Development and function of the ocular lens depends on controlled proliferation of epithelial cells, and on migration, elongation, adhesion, and cytoarchitecture of the resulting fiber cells. Neither the identity of the molecular mechanisms that regulate these cellular events, nor the potential role of such mechanisms in cataractogenesis, is fully understood. We hypothesize that cytoskeletal signaling pathways comprised of Rho GTPases (Rac and Rho) and ERM (ezrin-radixin-moesin) proteins, play a crucial role in regulating lens fiber cell elongation, migration, polarity, shape, and packing, via organization of fiber cell adhesive interactions and basal/apical membrane complexes. Supporting evidence for this hypothesis derives from recent studies in which targeting Rho GTPase (Rho, Rac and Cdc42) function illuminated a definite role for Rho GTPases in lens development and structural integrity. Further, Rho GTPase-regulated phosphorylation of ERM proteins, which have been identified as major components of the lens fiber cell cytoskeleton, and organization of the cortical actin cytoskeleton and membrane complexes, were noticeably impaired in such lenses. Moreover, in preliminary experiments, three different Rac1 lens conditional knockout (cKO) mouse models developed with Cre recombinase-mediated deletion of the Rac1 gene at different developmental stages and in different regions of the lens, were found to exhibit defective fiber cell migration, sutural defects, and cell-cell junctions. These different observations argue a pivotal role for Rac GTPase, and ERM proteins in regulating fiber cell migration and elongation, and in remodeling of fiber cell cortical adhaerens and basal membrane complex, during lens growth and development. To understand the regulatory role of Rac and ERM proteins in lens cytoarchitecture and function, two specific aims will be pursued in this application: 1. The role of Rac1 GTPase in lens fiber cell migration, basal membrane complex organization, cell-cell adhesion, and in fiber cell elongation will be investigated using lenses derived from the Rac1 cKO mouse models;2. Regulation of ERM protein phosphorylation and ERM protein-dependent remodeling of the fiber cell cortical adhaerens, and fiber cell packing, will be evaluated in Rac1 cKO and Rho GTPase targeted mouse lenses. The completion of these studies should unravel the broad significance of cytoskeletal signaling and the specific role of Rac1 GTPase and ERM proteins in lens fiber cell migration, cytoarchitecture, elongation, and adhesion in normal and cataractous lenses.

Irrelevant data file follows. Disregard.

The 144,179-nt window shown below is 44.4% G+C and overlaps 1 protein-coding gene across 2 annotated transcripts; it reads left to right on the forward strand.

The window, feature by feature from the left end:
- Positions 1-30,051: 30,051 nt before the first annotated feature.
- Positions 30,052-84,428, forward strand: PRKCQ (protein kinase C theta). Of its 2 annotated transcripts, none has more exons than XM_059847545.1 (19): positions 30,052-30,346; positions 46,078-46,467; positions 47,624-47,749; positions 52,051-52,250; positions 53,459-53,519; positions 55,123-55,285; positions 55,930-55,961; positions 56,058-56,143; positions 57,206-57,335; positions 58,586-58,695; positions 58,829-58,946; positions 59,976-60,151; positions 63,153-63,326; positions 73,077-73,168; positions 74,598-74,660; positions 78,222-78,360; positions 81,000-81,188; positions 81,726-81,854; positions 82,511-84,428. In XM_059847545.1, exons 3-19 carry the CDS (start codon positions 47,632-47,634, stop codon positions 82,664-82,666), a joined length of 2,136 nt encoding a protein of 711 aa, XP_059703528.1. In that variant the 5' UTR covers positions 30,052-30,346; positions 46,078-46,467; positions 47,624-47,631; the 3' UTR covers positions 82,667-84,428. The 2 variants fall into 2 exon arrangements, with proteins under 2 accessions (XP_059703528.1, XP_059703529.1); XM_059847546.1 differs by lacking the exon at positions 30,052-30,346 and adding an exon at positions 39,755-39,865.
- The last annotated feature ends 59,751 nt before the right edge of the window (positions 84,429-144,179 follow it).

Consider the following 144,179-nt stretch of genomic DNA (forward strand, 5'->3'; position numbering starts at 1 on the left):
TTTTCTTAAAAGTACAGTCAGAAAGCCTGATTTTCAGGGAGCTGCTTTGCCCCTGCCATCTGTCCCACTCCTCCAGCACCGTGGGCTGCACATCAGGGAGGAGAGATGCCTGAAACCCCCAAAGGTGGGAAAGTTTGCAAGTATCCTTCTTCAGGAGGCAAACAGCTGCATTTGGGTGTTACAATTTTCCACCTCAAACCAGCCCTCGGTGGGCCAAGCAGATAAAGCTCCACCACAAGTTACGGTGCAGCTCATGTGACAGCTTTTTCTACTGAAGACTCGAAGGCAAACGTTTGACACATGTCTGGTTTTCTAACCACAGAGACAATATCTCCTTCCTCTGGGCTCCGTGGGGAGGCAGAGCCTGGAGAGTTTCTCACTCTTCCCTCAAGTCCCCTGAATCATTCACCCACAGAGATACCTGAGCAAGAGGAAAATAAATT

Understanding the etiology of certain types of cataracts and developing effective medical therapies require identification of regulatory mechanisms controlling normal lens growth, differentiation, and maintenance of lens integrity and transparency. In the proposed studies, we explore the novel paradigm that there exists a critical functional interaction between cytoskeletal signaling and lens growth, differentiation, and structural integrity. Therefore, exploring cytoskeleton-based signaling mechanisms will provide important insights into lens fiber cell migration, polarity, adhesion, elongation, and differentiation in normal and cataractous lenses and have a significant bearing towards development of novel therapies for specific types of cataracts.
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